In the 2007 paper “Traditional postpartum practices and rituals: a qualitative systematic review,” Toronto-based researchers showed that women from different cultures around the world follow similar postpartum practices after giving birth. At the University of Toronto in Toronto, Canada, Cindy-Lee Dennis, Kenneth Fung, Sophie Grigoriadis, Gail Erlick Robinson, Sarah Romans, and Lori Ross examined fifty-one studies from over twenty countries that focused on traditional postpartum practices. The authors found that across the twenty countries, each culture’s postpartum practice included a specified rest period, a prescribed diet, and organized support from family members. In the literature review, Dennis and her team concluded that healthcare providers should consider the major similarities between cultural postpartum practices to deliver culturally competent perinatal care.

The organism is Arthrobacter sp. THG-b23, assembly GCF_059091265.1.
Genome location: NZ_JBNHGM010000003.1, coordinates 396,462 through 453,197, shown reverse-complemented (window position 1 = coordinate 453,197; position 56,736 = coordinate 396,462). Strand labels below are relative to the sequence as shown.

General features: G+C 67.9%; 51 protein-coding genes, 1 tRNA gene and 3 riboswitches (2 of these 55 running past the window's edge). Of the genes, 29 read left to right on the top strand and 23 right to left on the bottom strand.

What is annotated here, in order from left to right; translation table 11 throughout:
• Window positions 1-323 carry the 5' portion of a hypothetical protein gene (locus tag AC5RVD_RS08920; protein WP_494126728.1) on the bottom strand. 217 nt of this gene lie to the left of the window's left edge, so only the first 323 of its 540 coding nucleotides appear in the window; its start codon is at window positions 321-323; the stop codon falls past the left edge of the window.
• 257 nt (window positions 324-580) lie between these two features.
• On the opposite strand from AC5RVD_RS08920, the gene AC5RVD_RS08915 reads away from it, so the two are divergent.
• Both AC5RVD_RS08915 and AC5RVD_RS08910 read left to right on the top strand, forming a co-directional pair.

In 1978 Social Science and Medicine published Barbara L.K. Pillsbury's article, 'Doing the Month': Confinement and Convalescence of Chinese Women After Childbirth, which summarized the results of Pillsbury's study on Chinese childbirth customs. Pillsbury, a professor of cultural anthropology at San Diego State University in San Diego, California, conducted over eighty interviews with people in Taiwan and China, including civilians, herbalists, and physicians over a four-month period in 1975. She aimed to highlight how a traditional Chinese post-childbirth custom known as zuo yuezi (sitting the month) persisted in modern Chinese society. The practice refers to the month-long period that women who have just given birth must spend resting, or in convalescence, adhering to a strict set of rules that address dietary needs and other cultural rituals. Pillsbury's Doing the Month provides a description and analysis of zuo yuezi (sitting the month), highlighting how traditional Chinese medicine persists in an increasingly westernized Chinese society, specifically in the case of childbirth and reproductive medicine.